Deadly Flash Floods on the Rise in the Himalayas

February’s fatal glacial lake flood in the Indian state of Uttrakhand is a warning that more such tragedies are afoot, say experts.

On the southern slope of the Himalaya, the Indian state of Uttarakhand has long been prone to landslides, flash floods, avalanches, and cloudbursts. But, as a deadly flash flood in the region this past February indicates, such natural calamities are becoming more frequent and intense in the ecologically fragile region, say experts.

A rescue team struggles to locate people trapped in a tunnel in Tapovan, Uttarakhand on February 8, a day after the flash flood and resultant landslide. Photo courtesy of Press Information Bureau, India.

On February 7, 2021, a glacier detached in the Tapovan-Reni area of Uttrakhand’s Chamoli district and sent a rush of water, rocks, and silt into the Alaknanda River, resulting in a flash flood that killed more than 70 people and destroyed two hydropower stations, as well as bridges and houses along the river.

Irfan Rashid, an earth sciences professor at Kashmir University who is part of a group of scientists from various countries studying the exact cause of the Uttrakhand tragedy, points to a combination of warm temperatures — the Indian Meteorological Department has said January temperatures in Uttarakhand were the highest in six decades — and a glacier sitting on the steep slope at Tapovan-Reni. “On February 7, this glacier eroded due to warm temperature then fell down which caused flash floods in the area and caused massive devastation,” he says. “The incident took place because of rock-glacier detachment.”

Now, scientists say that climate change could cause February’s tragedy to repeat itself — not only in Uttrakhand but in other Himalayan regions of India like Jammu and Kashmir and Ladakh. Glaciers in all these states are melting at a significant pace — threatening rockslides, glacial lake outburst flooding, and other events that could cause devastating flash floods downstream.

“We have many glaciers in Jammu and Kashmir and Ladakh which are also sitting on steep slopes like in Uttrakhand, so we can’t rule out rock-glacier detachment here,” Rashid says. “We have so many glacial lakes in Jammu and Kashmir so if there is rock-glacier detachment, there will be more damage than in Uttrakhand.”

The Himalayas are classified as young fold mountains, formed a few million years ago when two of Earth’s tectonic plates collided and pushed together. Tens of thousands of glaciers run through the range, but where the last century’s rapid warming has melted glaciers, glacial lakes have formed. Frequent landslides can also cause these natural dams to rupture, causing the waters in these lakes to flood downstream communities.

A 2013 flood in Uttarakhand severely damaged at least 75 villages and washed away, submerged or otherwise affected an estimated that 400 villages across Uttarkashi, Rudraprayag, Chamoli and Tehri regions. Photo courtesy of Jan Vikas Sansthan (Oxfam India partner)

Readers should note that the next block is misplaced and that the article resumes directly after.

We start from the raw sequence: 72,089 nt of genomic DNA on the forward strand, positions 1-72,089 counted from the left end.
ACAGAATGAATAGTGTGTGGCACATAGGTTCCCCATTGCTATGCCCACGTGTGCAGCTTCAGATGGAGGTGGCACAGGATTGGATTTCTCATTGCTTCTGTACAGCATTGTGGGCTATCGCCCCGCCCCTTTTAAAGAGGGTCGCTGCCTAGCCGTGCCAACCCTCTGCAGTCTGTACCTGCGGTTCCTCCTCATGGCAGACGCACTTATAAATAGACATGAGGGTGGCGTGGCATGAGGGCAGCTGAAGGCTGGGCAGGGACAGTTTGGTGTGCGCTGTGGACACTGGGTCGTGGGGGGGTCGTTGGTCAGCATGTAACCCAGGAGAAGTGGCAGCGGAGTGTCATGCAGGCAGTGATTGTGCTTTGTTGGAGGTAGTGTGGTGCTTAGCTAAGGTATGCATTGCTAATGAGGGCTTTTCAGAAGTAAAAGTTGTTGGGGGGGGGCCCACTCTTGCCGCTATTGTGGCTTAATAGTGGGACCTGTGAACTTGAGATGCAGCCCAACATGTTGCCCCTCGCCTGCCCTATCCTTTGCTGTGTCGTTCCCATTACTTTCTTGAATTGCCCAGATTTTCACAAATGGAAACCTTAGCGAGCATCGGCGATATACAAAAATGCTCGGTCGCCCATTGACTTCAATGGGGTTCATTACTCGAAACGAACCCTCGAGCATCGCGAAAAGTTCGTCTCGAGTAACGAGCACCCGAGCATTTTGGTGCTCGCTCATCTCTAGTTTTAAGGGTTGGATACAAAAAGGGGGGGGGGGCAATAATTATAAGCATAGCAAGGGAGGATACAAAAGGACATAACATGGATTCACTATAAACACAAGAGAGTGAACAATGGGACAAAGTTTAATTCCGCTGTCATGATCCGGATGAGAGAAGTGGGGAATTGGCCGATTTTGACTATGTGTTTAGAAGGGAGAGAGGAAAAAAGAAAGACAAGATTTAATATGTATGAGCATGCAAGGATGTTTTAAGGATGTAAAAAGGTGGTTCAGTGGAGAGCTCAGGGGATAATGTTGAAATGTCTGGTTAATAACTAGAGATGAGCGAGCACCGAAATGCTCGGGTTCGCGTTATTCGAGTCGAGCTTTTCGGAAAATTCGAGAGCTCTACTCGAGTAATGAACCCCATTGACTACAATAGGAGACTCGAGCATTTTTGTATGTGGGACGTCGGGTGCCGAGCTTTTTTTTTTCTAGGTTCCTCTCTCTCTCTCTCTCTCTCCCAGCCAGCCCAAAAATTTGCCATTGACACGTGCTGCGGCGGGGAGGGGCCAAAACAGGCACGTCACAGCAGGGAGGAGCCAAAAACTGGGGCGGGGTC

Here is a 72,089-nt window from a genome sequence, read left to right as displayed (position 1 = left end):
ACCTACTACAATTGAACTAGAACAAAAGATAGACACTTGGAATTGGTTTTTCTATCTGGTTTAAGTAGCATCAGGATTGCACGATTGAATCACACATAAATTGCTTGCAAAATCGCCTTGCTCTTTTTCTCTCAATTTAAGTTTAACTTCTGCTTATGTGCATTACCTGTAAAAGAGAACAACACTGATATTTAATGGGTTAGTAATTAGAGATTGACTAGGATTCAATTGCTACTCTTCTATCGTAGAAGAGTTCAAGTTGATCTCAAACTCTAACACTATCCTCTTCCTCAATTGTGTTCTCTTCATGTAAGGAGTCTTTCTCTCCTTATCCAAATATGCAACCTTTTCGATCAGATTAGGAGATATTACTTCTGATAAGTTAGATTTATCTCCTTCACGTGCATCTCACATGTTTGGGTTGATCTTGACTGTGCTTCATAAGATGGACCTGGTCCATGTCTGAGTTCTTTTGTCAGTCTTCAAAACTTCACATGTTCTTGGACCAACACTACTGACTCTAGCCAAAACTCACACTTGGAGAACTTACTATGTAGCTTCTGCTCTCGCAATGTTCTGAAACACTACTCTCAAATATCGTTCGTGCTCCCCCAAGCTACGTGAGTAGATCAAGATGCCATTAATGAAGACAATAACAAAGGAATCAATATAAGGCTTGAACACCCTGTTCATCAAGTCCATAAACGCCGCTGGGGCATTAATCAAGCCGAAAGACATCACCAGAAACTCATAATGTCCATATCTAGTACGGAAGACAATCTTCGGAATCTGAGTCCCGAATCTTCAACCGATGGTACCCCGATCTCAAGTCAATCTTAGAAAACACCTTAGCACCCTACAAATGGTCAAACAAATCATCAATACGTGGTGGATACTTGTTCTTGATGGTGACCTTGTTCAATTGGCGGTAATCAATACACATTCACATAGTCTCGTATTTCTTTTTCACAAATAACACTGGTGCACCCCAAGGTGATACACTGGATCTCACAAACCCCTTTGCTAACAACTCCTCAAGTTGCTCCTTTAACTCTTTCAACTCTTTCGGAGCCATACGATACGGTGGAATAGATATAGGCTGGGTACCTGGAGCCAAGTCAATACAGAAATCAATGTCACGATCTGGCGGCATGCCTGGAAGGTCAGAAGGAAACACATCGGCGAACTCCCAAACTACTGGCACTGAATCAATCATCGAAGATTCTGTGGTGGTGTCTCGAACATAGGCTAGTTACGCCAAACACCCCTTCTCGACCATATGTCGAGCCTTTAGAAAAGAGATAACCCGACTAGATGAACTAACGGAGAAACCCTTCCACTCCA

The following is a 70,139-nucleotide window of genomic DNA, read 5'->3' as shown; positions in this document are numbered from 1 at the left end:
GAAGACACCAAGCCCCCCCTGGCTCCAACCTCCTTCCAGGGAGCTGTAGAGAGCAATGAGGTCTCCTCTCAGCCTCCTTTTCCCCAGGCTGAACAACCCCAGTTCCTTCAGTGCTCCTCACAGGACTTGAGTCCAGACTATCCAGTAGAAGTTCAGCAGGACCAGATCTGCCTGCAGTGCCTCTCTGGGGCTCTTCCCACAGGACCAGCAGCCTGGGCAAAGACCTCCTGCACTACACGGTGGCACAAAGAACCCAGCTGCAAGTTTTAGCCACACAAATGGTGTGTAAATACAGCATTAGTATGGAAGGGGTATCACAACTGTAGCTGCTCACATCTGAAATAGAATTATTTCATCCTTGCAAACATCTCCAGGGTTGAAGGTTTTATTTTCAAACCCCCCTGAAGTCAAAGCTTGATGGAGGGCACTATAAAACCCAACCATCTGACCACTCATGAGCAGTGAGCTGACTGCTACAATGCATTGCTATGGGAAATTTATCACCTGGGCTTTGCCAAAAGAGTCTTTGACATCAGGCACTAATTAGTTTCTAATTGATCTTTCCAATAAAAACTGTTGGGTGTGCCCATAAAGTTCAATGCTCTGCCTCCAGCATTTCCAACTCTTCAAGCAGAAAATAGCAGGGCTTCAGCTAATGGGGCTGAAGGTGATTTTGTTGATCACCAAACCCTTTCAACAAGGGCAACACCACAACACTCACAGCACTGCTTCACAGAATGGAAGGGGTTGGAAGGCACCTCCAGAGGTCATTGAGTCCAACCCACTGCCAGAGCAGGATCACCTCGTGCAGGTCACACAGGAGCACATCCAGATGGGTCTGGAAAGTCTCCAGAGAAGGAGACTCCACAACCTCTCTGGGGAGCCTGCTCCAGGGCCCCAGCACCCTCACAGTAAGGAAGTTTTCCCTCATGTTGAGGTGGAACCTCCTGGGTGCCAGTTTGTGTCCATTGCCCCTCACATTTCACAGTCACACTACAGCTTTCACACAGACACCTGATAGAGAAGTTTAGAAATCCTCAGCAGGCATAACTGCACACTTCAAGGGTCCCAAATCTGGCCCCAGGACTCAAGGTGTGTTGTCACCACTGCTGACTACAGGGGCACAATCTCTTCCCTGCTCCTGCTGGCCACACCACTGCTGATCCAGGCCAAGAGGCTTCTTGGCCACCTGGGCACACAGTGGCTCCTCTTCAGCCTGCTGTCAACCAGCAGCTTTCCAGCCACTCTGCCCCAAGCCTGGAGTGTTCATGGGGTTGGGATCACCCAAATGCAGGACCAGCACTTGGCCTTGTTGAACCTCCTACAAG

According to Shakil Ahmad Romshoo, another earth sciences professor at the University of Kashmir, the Indian Himalayas contain 12,000 glaciers and 2,000 glacial lakes, of which at least 200 are vulnerable to breaching. Glacial lake outburst flooding (GLOF) is the term scientists use to describe the event when the waters of these lakes breach their boundaries, creating flash floods.

“There is a potential threat of glacier lake outburst in Chenab valley of Jammu region and Zanskar area of Ladakh,” Romshoo says. This region has already experienced a sizable GLOF event in the recent past. In May 2015, a flash flood from a glacial lake in Zanskar damaged several bridges and buildings — and displaced more than 3,000 people. Kashmir, too, was hit by a similar flood in 2014 that killed around 300 people and damaged hundreds of houses.

Romshoo, who has done extensive research on glaciers in the Himalayas overthe last two decades, has been monitoring Kashmir’s biggest glacier, Kolahoi, which lies at an average elevation of 4,700 meters (15,400 feet). It is the main source of Lidder River whose waters become the tributaries of the Jhelum River in Kashmir.

According to a study in the journal Water, Kolahoi has lost 23 percent of its area since 1962 (from 13.73 square kilometers in 1962 to 10.49 square kilometers in 2018). “Kolahoi is receding at 20 meters every year,” says Romshoo, who also adds that the area is prone to earthquakes, which can lead to an increased risk of landslides and lake breaching.

Many residents of the Indian Himalayas fear that a combination of seismic activity and melting glaciers is putting too much stress on hydropower dams in the region. “We have several power projects in Chenab valley of Jammu region. The water dams could burst anytime due to frequent earthquakes, blasting, and fast moving of water by melting of glaciers,” says Muzafar Ahmed, a resident of the Kishtwar area of Jammu.

This concern hasn’t stopped the construction of new dams in the area. The Indian government has proposed the construction of eight new hydropower dams on the Chenab River and its tributaries. Construction work is underway on three of them.

Another Jammu University geologist, GM Bhat, suggests building small reservoirs for hydroelectricity generation. Any breach in these smaller water bodies would be much easier to control, he says. Unfortunately, small reservoirs do not address the increasing rate of melting glaciers. Tragic floods, like the region has been witnessing increasingly, “could arise anytime,” Bhat says.

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